Tel Hazor, 2010

 

 

A. Ben-Tor, S. Zuckerman

The Hebrew University, Jerusalem

 

The Twenty-first season of the ‘Selz Foundation Hazor Excavations in Memory of Yigael Yadin’ took place between June 20 and July 30, 2010. The excavations are sponsored by the Philip and Muriel Berman Center for Biblical Archaeology at the Hebrew University of Jerusalem and by the Israel Exploration Society. The expedition benefited from the financial assistance of the Selz Foundation (New York), the Late Reginald David Benjamin and Esme Benjamin (Perth, Western Australia) the Edith and Reuben Hecht Fund (Israel), and individual donors. The excavations are conducted in the Hazor National Park and receive full cooperation from the National Parks Authority.

            The expedition numbered some 35 participants, from the U.S., Canada, Europe and Israel. The main area investigated this year was Area M, directed by S. Zuckerman assisted by S. Bechar. Cleaning operations as well as restoration work were carried out in the area north of the six-chambered gate and in area M-68, under the direction of O. Cohen, assisted by I. Strand. The team also included: O. Harush (registration); D. Porotzki and S. Pirski (surveying and drafting); O. Cohen, assisted by I. Strand (restoration and preservation); S. Yadid and I. Strand (administration). The expedition was housed at Kibbutz Kfar Ha-Nassi.

 

 

The Excavations:

 

Area M : Work in area M continued in the same squares excavated in previous seasons. The goals of this season were to complete the excavation of the public structures dated to the ninth century BC and, consequently, to begin uncovering the earlier strata underlying them. The remains uncovered this year belong mostly to the earliest phases of the Iron Age settlement in area M, and are dated to the ninth century BC (Fig. 1).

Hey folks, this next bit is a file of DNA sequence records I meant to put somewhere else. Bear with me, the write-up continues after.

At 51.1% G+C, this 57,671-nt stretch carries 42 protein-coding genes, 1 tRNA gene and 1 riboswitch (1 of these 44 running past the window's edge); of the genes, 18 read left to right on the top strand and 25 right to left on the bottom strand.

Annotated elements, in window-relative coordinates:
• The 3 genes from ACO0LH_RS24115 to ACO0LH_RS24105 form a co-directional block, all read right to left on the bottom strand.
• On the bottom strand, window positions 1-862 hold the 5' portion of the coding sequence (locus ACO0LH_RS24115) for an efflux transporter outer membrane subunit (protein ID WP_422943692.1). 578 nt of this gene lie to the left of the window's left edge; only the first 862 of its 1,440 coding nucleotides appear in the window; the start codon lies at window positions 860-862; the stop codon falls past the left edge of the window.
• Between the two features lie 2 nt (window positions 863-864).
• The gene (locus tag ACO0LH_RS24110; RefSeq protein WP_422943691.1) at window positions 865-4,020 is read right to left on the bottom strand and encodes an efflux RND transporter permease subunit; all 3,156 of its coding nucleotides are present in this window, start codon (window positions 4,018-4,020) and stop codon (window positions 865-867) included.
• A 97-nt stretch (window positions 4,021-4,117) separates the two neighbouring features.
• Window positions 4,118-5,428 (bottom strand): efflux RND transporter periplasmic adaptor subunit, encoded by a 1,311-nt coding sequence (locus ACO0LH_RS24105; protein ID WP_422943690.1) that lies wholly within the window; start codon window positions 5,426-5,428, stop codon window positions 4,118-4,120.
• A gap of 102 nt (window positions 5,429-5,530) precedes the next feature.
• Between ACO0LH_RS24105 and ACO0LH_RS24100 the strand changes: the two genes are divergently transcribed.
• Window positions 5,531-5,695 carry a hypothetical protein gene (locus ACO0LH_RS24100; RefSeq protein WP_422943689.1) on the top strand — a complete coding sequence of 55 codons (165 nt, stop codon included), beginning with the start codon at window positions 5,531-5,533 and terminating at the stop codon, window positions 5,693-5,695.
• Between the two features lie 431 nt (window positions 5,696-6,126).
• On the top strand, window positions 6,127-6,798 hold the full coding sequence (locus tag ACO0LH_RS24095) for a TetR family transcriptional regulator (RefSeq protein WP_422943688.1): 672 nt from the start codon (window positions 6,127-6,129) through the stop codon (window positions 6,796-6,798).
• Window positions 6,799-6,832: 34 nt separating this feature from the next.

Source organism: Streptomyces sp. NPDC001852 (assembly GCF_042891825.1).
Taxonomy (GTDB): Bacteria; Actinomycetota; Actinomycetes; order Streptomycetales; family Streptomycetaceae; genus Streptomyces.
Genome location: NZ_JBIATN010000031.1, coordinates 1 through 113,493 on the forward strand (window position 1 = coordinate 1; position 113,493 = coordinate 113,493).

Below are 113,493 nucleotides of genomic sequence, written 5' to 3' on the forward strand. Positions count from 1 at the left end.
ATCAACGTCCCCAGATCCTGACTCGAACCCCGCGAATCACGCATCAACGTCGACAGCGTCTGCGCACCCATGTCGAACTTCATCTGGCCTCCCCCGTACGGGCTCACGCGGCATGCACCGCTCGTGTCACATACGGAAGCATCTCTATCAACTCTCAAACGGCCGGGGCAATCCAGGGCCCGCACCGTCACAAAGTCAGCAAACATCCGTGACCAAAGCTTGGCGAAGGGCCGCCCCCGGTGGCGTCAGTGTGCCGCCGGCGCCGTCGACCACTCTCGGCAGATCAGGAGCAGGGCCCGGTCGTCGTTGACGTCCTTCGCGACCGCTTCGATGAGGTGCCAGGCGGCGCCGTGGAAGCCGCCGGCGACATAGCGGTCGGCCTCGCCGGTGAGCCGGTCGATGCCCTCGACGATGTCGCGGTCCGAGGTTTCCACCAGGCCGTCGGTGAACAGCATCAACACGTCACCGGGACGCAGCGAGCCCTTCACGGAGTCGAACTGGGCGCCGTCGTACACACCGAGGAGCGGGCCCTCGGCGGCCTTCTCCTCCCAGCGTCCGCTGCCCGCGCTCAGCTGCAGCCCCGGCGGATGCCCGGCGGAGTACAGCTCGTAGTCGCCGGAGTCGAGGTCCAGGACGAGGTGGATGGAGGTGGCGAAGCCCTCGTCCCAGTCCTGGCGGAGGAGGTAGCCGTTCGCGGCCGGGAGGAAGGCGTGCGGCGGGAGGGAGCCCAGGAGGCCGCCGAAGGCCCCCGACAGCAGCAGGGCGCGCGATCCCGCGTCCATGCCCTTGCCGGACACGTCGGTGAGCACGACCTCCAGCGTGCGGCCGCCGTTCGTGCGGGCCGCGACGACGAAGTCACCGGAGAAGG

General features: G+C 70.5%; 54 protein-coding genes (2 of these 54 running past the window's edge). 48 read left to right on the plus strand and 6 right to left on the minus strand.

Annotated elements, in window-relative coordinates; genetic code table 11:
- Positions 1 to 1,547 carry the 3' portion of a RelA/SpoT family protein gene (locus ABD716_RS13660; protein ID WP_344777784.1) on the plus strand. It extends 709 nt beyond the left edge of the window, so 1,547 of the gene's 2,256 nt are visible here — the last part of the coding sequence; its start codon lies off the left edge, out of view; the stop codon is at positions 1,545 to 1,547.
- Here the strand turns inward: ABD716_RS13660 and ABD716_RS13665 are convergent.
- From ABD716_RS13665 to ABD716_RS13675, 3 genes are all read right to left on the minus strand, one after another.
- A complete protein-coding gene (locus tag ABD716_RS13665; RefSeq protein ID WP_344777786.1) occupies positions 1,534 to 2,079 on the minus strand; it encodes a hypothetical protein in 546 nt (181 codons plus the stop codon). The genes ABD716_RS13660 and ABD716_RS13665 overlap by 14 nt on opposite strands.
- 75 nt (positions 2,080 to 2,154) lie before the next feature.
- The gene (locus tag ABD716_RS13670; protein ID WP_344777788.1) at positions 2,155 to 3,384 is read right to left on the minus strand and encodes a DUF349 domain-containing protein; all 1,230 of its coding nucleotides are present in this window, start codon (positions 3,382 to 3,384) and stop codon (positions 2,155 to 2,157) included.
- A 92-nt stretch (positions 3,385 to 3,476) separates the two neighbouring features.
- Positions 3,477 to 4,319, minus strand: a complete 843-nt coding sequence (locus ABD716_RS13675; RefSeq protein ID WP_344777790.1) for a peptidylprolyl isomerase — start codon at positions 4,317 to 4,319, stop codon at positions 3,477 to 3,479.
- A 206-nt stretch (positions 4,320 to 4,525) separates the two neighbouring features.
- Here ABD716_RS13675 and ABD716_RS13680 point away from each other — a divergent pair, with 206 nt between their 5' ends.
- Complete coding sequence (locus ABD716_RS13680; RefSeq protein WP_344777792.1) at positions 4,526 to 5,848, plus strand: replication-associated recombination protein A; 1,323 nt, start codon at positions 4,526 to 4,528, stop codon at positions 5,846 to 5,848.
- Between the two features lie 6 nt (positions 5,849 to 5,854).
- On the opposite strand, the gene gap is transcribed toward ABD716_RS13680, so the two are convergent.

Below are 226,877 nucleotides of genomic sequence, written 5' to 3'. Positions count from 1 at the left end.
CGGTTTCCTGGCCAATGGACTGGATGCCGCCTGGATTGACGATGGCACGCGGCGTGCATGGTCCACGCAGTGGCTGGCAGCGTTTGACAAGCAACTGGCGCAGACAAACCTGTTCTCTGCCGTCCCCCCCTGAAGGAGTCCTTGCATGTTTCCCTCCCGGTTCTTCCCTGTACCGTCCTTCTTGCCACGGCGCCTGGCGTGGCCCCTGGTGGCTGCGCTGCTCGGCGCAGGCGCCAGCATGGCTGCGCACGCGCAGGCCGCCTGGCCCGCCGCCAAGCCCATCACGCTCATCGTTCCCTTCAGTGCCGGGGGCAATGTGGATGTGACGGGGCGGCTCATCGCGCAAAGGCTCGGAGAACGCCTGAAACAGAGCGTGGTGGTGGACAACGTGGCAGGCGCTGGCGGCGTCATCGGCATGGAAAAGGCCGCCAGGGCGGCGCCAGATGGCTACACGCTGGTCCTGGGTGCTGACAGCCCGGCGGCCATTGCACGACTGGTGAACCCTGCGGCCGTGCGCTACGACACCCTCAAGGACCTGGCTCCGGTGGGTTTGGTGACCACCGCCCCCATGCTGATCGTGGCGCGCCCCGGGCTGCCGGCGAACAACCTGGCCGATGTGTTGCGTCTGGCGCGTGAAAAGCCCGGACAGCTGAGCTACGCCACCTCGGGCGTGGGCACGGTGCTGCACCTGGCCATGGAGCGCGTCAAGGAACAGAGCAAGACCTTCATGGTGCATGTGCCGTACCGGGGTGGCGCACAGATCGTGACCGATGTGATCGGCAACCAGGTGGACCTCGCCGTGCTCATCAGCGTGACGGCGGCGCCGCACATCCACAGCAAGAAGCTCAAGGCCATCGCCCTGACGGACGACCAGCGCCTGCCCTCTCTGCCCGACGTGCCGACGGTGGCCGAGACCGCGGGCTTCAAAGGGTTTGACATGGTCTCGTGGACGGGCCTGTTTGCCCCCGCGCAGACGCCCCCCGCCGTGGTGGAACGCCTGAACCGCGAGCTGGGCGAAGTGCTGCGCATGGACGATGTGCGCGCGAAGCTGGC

Following the dismantling of the remaining thin walls attributed to the domestic structures of the eighth century BC, the nature of area M in the earliest phase of the Iron Age in this part of the site was revealed. The latest features in the area are the two rounded silos - already found in 1991-2 and cleared during this season (Fig. 1). The two silos, filled with carbonized grain seeds, clearly cut into the wide walls of the earlier phase (see below) and should thus be attributed to the eighth century BC.

The whole area is divided. by seven parallel wide walls, about one meter wide each, running through the area from west to east (Fig. 1). It appears that these walls belong to two large buildings, similar in plan to the Three Halls Structures known from Yadin’s excavations and the renewed excavations in area A-2. The two buildings share a common wall with a 4 meters wide entrance in its center, and thus form one administrative complex of unparalleled size at Hazor and even elsewhere in the period. The partition walls of the two structures consisted of four rows of limestone pillars, only half of which were found in situ. The rest were reused by the builders of the domestic structures of succeeding strata in the area.

Two phases were discerned in the pillared Three Halls structures. In their original phase, plastered floors were preserved in several of the halls, and were probably also part of the others. In this original phase, these two buildings served as public storage facilities. Several pithoi and remnants of other large containers made of clay were found in building of the same plan uncovered by us in a previous season to the south of Area M. In the later phase, several dividing walls were built in between the pillars and between these and the outer walls of the structures. Several tabuns and other features were also found, indicating a later phase of change in the function of the buidings that probably served in a domestic capacity.